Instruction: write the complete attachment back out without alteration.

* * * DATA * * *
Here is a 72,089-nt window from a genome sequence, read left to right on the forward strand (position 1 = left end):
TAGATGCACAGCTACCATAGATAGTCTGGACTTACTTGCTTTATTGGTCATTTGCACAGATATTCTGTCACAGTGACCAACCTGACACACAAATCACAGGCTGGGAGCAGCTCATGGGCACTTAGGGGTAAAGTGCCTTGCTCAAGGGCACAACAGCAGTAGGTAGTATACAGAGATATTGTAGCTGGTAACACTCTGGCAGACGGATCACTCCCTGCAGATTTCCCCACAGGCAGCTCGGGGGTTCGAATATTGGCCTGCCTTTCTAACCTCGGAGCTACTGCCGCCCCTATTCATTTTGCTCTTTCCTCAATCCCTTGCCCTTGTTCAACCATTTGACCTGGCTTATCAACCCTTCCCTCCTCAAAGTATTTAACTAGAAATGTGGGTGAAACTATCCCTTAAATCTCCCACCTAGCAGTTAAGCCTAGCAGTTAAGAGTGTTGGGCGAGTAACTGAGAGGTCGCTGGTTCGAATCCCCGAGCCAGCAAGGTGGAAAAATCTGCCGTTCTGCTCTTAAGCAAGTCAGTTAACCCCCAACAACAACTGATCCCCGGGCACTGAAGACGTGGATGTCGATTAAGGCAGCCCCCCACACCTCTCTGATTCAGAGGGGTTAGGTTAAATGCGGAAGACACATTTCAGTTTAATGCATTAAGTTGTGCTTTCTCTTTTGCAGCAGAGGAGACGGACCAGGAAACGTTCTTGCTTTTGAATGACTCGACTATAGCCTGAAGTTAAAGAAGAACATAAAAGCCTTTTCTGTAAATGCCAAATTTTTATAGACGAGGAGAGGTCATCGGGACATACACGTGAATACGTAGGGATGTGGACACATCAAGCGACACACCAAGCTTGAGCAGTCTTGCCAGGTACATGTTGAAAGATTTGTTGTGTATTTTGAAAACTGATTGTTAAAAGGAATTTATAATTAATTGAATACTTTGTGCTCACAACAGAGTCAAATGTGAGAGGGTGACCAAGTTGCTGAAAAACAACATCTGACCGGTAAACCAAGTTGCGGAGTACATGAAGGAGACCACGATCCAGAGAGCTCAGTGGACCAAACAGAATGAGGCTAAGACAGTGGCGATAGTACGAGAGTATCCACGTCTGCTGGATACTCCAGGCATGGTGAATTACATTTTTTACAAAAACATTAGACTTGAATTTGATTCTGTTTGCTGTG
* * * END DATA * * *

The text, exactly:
Here is a 72,089-nt window from a genome sequence, read left to right on the forward strand (position 1 = left end):
TAGATGCACAGCTACCATAGATAGTCTGGACTTACTTGCTTTATTGGTCATTTGCACAGATATTCTGTCACAGTGACCAACCTGACACACAAATCACAGGCTGGGAGCAGCTCATGGGCACTTAGGGGTAAAGTGCCTTGCTCAAGGGCACAACAGCAGTAGGTAGTATACAGAGATATTGTAGCTGGTAACACTCTGGCAGACGGATCACTCCCTGCAGATTTCCCCACAGGCAGCTCGGGGGTTCGAATATTGGCCTGCCTTTCTAACCTCGGAGCTACTGCCGCCCCTATTCATTTTGCTCTTTCCTCAATCCCTTGCCCTTGTTCAACCATTTGACCTGGCTTATCAACCCTTCCCTCCTCAAAGTATTTAACTAGAAATGTGGGTGAAACTATCCCTTAAATCTCCCACCTAGCAGTTAAGCCTAGCAGTTAAGAGTGTTGGGCGAGTAACTGAGAGGTCGCTGGTTCGAATCCCCGAGCCAGCAAGGTGGAAAAATCTGCCGTTCTGCTCTTAAGCAAGTCAGTTAACCCCCAACAACAACTGATCCCCGGGCACTGAAGACGTGGATGTCGATTAAGGCAGCCCCCCACACCTCTCTGATTCAGAGGGGTTAGGTTAAATGCGGAAGACACATTTCAGTTTAATGCATTAAGTTGTGCTTTCTCTTTTGCAGCAGAGGAGACGGACCAGGAAACGTTCTTGCTTTTGAATGACTCGACTATAGCCTGAAGTTAAAGAAGAACATAAAAGCCTTTTCTGTAAATGCCAAATTTTTATAGACGAGGAGAGGTCATCGGGACATACACGTGAATACGTAGGGATGTGGACACATCAAGCGACACACCAAGCTTGAGCAGTCTTGCCAGGTACATGTTGAAAGATTTGTTGTGTATTTTGAAAACTGATTGTTAAAAGGAATTTATAATTAATTGAATACTTTGTGCTCACAACAGAGTCAAATGTGAGAGGGTGACCAAGTTGCTGAAAAACAACATCTGACCGGTAAACCAAGTTGCGGAGTACATGAAGGAGACCACGATCCAGAGAGCTCAGTGGACCAAACAGAATGAGGCTAAGACAGTGGCGATAGTACGAGAGTATCCACGTCTGCTGGATACTCCAGGCATGGTGAATTACATTTTTTACAAAAACATTAGACTTGAATTTGATTCTGTTTGCTGTG